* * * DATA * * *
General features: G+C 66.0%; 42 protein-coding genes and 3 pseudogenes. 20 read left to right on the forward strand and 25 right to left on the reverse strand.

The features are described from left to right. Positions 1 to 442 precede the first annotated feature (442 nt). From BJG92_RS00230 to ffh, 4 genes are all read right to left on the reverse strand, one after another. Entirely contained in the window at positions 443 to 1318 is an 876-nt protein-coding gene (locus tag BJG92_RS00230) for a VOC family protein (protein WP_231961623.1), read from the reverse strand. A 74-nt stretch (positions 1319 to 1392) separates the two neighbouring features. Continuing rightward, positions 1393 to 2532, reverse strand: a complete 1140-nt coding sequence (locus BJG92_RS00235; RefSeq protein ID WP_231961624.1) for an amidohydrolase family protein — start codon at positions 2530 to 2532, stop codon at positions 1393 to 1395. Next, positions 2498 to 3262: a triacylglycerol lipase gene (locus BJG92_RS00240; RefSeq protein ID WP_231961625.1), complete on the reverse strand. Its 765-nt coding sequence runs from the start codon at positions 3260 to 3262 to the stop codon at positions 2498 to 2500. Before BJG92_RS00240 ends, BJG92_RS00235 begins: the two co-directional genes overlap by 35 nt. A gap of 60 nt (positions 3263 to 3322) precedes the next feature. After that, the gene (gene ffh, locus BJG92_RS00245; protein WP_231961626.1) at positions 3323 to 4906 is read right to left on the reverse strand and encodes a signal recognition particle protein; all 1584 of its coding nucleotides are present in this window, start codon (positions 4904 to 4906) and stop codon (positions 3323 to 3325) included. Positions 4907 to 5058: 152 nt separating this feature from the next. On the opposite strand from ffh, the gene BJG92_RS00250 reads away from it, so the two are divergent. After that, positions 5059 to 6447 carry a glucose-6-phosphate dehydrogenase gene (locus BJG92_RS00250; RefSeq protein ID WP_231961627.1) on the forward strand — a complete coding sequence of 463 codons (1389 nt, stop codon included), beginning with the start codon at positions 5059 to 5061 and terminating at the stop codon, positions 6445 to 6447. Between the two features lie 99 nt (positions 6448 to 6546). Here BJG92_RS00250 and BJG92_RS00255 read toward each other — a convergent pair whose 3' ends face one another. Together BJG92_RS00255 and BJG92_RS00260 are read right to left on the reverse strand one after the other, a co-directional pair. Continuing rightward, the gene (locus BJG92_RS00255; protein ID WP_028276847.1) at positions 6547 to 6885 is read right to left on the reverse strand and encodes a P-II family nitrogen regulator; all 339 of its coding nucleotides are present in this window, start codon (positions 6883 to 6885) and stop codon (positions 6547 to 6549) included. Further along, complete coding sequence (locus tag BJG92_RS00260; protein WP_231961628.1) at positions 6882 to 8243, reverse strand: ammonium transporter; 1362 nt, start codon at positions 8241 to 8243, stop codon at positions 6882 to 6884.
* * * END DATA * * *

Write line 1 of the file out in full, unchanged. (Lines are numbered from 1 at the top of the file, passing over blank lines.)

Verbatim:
General features: G+C 66.0%; 42 protein-coding genes and 3 pseudogenes. 20 read left to right on the forward strand and 25 right to left on the reverse strand.